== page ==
There are several potential traps on the journey to validation, and it can be easy to fall victim if entrepreneurs take their eyes off the prize. It’s not only nice to be told your product is awesome, but it can become downright addicting. The best companies and founders are the ones that aren’t afraid to go out to market and get real, tangible feedback from potential customers. If you’re not doing that, you’re simply making yourself more susceptible to fake validation that can derail your vision.ᐧ
Peltarion, a Swedish startup founded by former execs from companies like Spotify, Skype, King, TrueCaller and Google, today announced that it has raised a $20 million Series A funding round led by Euclidean Capital, the family office for hedge fund billionaire James Simons. Previous investors FAM and EQT Ventures also participated, and this round brings the company’s total funding to $35 million.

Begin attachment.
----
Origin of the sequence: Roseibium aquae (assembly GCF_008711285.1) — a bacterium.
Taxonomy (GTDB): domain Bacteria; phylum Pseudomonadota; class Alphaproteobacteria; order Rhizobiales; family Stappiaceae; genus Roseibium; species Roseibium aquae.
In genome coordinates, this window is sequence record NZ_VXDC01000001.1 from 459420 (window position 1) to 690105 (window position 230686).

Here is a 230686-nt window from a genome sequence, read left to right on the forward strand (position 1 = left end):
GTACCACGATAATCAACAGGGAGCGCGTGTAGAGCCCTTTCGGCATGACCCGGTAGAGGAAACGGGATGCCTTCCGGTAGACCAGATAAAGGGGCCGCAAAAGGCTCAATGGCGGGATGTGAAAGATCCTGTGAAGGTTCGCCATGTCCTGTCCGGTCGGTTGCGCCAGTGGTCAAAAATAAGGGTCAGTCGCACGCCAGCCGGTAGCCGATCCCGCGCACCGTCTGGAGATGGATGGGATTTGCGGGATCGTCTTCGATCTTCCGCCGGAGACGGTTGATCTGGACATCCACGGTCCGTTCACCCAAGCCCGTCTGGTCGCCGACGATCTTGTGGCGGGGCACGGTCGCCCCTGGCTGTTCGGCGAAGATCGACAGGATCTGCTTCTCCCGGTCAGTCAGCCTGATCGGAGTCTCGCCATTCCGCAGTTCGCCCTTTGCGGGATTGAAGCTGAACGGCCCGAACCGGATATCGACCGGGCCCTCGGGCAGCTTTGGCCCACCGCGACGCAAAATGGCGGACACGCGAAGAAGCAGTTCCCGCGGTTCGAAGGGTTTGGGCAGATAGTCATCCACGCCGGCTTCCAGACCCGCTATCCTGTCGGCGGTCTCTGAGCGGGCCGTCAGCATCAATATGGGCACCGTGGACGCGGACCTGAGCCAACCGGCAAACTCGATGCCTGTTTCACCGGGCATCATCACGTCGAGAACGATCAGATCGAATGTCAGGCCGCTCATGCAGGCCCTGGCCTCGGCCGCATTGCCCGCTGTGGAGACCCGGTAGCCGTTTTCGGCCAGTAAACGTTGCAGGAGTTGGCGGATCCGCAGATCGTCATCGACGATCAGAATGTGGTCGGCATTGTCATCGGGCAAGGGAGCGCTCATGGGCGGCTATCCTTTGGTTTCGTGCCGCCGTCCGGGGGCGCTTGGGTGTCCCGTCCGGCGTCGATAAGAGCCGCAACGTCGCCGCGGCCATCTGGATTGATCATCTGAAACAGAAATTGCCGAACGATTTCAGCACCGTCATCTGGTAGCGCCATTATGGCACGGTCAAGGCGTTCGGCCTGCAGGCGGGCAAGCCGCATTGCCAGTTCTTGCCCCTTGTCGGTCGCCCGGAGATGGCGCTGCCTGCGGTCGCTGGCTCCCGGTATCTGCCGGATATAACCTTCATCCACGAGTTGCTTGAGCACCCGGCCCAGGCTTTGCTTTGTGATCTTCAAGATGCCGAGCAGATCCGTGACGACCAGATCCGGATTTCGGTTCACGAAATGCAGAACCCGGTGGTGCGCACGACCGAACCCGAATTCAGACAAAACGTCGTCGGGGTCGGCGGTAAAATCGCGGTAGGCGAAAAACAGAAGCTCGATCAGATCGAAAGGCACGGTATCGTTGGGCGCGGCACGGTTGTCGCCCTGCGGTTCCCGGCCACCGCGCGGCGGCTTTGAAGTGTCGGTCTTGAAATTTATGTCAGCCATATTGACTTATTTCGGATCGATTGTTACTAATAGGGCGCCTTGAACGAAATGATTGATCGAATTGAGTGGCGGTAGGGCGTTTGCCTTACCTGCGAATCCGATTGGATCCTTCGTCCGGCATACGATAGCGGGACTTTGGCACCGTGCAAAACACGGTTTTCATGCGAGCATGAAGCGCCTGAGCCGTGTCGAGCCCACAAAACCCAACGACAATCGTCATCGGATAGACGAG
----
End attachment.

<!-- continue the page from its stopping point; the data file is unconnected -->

There is obviously no dearth of AI platforms these days. Peltarion focus on what it calls “operational AI.” The service offers an end-to-end platform that lets you do everything from pre-processing your data to building models and putting them into production. All of this runs in the cloud and developers get access to a graphical user interface for building and testing their models. All of this, the company stresses, ensures that Peltarion’s users don’t have to deal with any of the low-level hardware or software and can instead focus on building their models.